Once she got that we were bringing her food, she sent the same kid who had ran from me out to collect the bags, apologizing that she would invite us in but her house was a mess. I replied that mine was a mess too, so it was okay.

As the still scared looking boy came out to collect the bags, we wished them well and a Happy Thanksgiving and began to walk off.

Instead of saying “thank you” or “Happy Thanksgiving” the mom said, “I’m sorry you had to come all the way out here.” As if we had traveled from some far away foreign land to bring her the food.

It has taken me two weeks to even speak about this exchange it upset me so much. I don’t know what I had imagined, some bonding experience about the good old days at our common alma maters? I certainly did not expect that people would be afraid of me or ashamed to have me see them and their house.

Me, who drives a modest four year old car. Me, who never has her hair or nails done and wears clothes from Goodwill. Me who drives around with one kid in tow who isn’t even white (though being Asian in America is very different from being African-American).

I had so assumed I lived a life where I tried to fight against racism, to befriend people of all backgrounds,  that it erased my white privilege (which apparently is a fear inducing thing). After all, we live in a very multi-race neighborhood. One in which our kids play with the African-American kids who live behind us so much that we built a ladder so they could climb straight from our yard to theirs. Living in this neighborhood has our daughter zoned for a Title 1 Middle School where over 50% of the students are African-American, a good 10% are Latino or Asian and only 40% of the kids are white.

A school where the kids have told her to get over trying to be politically correct by calling them African American and just go with Black. A statement which totally confused her since we’ve spent her whole life telling her not to call anyone black because she wouldn’t want to be called yellow, would she?

Honestly, these days I’m about as confused as she is. For I don’t know what is right any more. What makes me being white in America okay?

Advent and race relations

Because obviously this little ladder is not enough to bridge today’s race issues.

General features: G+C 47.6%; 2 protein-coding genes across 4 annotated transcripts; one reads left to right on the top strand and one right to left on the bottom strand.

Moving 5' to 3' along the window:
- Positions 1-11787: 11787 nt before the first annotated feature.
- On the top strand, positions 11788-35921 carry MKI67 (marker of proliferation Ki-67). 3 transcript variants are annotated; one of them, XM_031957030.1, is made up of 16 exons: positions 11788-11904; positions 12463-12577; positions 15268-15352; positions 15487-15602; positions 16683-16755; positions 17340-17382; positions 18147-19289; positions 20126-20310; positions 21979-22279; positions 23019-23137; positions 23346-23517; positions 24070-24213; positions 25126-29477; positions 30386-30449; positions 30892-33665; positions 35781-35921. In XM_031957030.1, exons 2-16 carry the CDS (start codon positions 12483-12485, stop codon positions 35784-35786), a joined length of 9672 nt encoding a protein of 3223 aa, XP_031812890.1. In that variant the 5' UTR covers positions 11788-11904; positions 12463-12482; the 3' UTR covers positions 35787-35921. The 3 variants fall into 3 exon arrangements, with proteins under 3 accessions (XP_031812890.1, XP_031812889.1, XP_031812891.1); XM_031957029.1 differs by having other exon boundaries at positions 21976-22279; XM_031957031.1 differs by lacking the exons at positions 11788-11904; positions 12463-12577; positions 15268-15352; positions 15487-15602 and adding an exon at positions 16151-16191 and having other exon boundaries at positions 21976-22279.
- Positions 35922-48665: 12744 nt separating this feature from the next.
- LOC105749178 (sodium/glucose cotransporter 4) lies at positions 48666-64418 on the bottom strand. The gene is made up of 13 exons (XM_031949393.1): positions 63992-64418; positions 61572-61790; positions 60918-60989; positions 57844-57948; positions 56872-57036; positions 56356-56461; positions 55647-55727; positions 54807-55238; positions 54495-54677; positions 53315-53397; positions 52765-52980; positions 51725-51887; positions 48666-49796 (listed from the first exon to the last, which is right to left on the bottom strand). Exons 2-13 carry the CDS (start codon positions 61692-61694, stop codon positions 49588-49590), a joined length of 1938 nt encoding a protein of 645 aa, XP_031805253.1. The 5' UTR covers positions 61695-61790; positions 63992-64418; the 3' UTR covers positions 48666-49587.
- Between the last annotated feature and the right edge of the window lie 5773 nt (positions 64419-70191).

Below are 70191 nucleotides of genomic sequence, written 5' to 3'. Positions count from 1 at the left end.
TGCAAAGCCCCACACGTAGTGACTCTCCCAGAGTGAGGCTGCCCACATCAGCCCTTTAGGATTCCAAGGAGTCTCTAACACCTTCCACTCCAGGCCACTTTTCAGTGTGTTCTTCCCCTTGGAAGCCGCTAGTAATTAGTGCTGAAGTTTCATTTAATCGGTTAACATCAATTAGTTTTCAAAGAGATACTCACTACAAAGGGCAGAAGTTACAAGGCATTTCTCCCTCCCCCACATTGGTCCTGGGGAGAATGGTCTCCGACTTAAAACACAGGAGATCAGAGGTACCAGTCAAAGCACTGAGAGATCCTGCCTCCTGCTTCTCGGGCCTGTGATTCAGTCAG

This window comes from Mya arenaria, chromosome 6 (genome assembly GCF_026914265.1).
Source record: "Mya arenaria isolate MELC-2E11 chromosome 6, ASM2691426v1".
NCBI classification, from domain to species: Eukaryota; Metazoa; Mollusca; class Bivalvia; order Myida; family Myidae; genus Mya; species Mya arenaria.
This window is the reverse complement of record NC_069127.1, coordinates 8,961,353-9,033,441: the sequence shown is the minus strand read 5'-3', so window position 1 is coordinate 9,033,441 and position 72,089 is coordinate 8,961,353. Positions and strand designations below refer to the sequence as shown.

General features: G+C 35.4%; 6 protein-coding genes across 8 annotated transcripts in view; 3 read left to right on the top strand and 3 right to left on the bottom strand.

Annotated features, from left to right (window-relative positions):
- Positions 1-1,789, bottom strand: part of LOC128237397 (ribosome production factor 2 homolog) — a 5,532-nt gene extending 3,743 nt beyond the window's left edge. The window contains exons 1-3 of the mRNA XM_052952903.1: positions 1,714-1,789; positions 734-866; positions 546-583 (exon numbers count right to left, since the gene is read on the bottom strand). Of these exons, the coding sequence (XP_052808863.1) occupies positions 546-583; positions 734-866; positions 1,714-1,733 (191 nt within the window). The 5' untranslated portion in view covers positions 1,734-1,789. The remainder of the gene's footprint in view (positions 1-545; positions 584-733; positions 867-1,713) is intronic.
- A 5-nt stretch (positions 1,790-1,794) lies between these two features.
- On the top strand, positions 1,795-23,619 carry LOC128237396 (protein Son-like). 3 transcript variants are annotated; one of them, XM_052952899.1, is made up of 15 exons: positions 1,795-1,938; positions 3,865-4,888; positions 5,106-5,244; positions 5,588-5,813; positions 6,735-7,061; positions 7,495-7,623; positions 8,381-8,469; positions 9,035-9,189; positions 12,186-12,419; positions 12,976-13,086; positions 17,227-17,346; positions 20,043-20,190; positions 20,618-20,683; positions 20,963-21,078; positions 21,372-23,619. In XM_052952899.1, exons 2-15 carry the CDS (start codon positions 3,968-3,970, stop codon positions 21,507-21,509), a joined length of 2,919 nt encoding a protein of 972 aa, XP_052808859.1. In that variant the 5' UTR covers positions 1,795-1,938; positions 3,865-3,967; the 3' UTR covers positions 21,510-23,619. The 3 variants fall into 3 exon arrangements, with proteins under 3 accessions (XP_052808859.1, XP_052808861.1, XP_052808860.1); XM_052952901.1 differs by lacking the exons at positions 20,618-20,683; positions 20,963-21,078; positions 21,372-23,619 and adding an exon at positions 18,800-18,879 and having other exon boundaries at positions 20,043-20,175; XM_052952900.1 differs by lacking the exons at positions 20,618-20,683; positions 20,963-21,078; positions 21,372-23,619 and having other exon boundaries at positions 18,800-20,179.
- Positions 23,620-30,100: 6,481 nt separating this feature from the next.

What will it take for me to go into a low income neighborhood in my own hometown and find common ground with a family there instead of fear?

I had hoped to be a part of the solution, but obviously the problem is much bigger than I thought.

I do not know exactly what will break down all these walls between races so we can stand on common ground, but I’ve got to believe it is possible.

For our Savior came to draw all people together. To make all people matter.

My slow brain is still sorting all this out. I’d love to hear your good ideas on the next right thing in America and our local communities in particular.


Christmas Movie Traditions

For the first time ever I am about to sit down and watch “Its a Wonderful Life.”

I know, how did I make it 41 years without seeing this movie?

But tonight, thanks to a mommy break and a showing on network TV, I will finally see what all the fuss is about.

Now there are movies that have been a part of my regular Christmas tradition.

ALWAYS Charlie Brown and the gang. One year when my kids were toddlers I actually watched “Charlie Brown Christmas” every day of December. Never got old.

Most years I laugh along to the Griswalds in “National Lampoon’s Christmas Vacation.” Oh Clark, how we love your sparky spirit.

A new favorite as our kids are growing up is “Elf.” So silly but so sweet. And you know how I love a good adoption story.

So, we’ll see if “Its a Wonderful Life” becomes a new tradition.

What are the movies that have become woven into the fabric of your December traditions? What makes you love them so?